Transcending Words: The Real Fantasy of Human-Animal Communication

I’ve been reading a number of books lately that feature telepathic animal companions. In all of them, the animals communicate with humans in words. They may not have the physical capability for speech, but when they speak mind to mind, it is speech. Words. Concepts expressed in ways that humans can understand.

That’s the fantasy. That if we’re born with the talent, or magically endowed with it, we can finally, fully communicate with our animals. They’ll tell us what they want and what they mean. We’ll finally interact as equals.

But will we? Or are we demanding that animals meet us in our territory, on our terms?

Words are a human thing. Animals can learn them. Any dog who comes when called, any horse who stops at Whoa, is responding to a verbal cue. But on their own, in their own worlds, animals occupy a different space.

Humans have a habit of treating that space as somehow lesser. Speech requires a bigger brain, they say. The language of words is sophisticated; it’s advanced. It defines a superior being.

Therefore, in fantasies written by humans who love animals, the animals do a human thing, with special bonus magical superpowers. What’s missing is a sense that maybe humans could ask more of themselves and less of their animals.

A horse or a dog or a cat is not physically equipped to speak a human language, but each species has a wide variety of ways in which it expresses itself. Dogs bark and whine, cats meow and purr and hiss, horses whinny and nicker and squeal—but that’s a human-centric view, too. It assumes that every animal must define itself by its vocalizations, because that’s what humans do.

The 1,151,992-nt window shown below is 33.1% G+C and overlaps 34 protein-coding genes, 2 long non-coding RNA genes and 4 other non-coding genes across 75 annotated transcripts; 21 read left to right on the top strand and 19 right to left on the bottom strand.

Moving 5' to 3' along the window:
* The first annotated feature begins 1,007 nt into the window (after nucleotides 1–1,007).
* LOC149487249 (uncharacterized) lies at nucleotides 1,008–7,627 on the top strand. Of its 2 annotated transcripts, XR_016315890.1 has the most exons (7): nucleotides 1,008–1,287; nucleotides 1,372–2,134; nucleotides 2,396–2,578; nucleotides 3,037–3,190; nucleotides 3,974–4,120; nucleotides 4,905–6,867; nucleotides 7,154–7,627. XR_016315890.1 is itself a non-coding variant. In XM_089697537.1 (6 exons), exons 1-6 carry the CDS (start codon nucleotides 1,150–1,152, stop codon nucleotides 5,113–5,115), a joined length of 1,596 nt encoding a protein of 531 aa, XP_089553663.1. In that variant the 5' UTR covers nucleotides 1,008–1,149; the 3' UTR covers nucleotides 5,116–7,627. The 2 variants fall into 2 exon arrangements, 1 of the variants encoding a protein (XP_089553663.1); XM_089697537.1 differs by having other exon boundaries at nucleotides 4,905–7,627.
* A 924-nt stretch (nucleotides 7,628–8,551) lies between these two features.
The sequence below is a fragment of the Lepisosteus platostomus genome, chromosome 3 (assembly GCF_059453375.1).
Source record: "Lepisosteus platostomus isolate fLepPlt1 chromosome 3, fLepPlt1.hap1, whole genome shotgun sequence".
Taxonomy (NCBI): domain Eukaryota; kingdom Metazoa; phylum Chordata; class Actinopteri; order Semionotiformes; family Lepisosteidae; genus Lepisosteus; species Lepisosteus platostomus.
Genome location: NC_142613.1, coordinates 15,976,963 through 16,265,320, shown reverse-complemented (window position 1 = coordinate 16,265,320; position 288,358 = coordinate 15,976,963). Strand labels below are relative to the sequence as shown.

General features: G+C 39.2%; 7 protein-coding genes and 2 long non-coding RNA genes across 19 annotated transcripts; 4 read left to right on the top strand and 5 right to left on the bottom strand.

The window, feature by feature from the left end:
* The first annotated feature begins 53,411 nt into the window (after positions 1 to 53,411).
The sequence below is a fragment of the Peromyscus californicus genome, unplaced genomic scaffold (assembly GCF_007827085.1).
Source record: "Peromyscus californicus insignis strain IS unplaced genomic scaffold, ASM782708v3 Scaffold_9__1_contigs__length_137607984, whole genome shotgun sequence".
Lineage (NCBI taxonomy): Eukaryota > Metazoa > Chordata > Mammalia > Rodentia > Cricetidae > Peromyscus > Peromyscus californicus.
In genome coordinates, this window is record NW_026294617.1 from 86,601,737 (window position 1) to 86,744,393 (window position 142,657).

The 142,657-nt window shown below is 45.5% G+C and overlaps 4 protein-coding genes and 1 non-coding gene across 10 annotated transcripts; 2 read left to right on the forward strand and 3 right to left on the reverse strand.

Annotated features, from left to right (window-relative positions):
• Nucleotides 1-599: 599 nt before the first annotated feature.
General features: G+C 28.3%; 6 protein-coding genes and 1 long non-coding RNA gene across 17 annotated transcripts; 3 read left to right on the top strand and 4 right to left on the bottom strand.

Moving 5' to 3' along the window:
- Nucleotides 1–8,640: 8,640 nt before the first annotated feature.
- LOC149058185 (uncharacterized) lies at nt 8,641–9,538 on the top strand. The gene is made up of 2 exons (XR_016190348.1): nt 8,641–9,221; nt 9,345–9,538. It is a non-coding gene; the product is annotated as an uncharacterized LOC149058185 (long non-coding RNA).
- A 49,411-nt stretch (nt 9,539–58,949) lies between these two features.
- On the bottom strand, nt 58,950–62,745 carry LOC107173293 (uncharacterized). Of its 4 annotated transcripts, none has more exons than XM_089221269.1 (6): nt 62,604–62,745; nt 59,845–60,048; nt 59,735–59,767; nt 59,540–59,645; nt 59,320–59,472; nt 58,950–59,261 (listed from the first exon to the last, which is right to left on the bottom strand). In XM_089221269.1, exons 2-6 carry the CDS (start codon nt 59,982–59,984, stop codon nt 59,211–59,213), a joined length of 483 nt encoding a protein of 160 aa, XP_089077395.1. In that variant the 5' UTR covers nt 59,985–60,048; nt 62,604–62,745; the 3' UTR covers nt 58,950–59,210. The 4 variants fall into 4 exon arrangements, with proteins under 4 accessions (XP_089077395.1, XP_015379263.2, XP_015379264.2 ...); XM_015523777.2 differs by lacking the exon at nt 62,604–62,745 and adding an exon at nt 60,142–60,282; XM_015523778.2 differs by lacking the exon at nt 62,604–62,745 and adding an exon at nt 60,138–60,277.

If you pay close attention to your dog or cat or horse, you realize fairly soon that vocal sounds are only a very small part of their range of communication. Cats don’t meow to each other. They may hiss or yowl, but when they’re interacting peacefully, they’re speaking with their bodies. Position of ears and whiskers and head, movement or stillness of tail, eyes open wide or narrowed or blinking slowly.

Horses are even more expressive with their bodies. Their whole world is movement. They live in herds, where every individual is aware of every other.

Humans can’t come close to that physical or spatial awareness. If a horse is “inferior” to us because they can’t form human speech, a human is just as much so on the deeply physical level.

Leaving aside questions of relative intelligence—brain capacity, processing power—if we’re talking about communication, and we’re only asking the horse to interact with us using words, there’s no equality there. If we truly want to meet the horse halfway, we have to be far more spatially and physically aware. We have to quiet our busy brains, and shut off the words. Then we can start to live in the horse’s world.

Telepathy in the sense of words passing back and forth may be more fantasy than reality. But deep communication between human and animal is quite real and quite possible. Our animals are speaking to us all the time, if we can only bring ourselves to realize it.

A truly accurate telepathic-animal story, in my mind, would be one in which the interaction transcends words. The human tunes in to the animal’s body language and its emotional affect, the way the animal has been doing since long before the human was aware of it. The fantasy would be that that communication is less ambiguous than it usually is in the real world, because humans miss so much. We wouldn’t miss it. We would listen deeply, and understand. We would truly meet the animal halfway, and give it the same level of respect that we demand for ourselves.

Judith Tarr is a lifelong horse person. She supports her habit by writing works of fantasy and science fiction as well as historical novels, many of which have been published as ebooks. She’s written a primer for writers who want to write about horses: Writing Horses: The Fine Art of Getting It Right. She lives near Tucson, Arizona with a herd of Lipizzans, a clowder of cats, and a blue-eyed dog.


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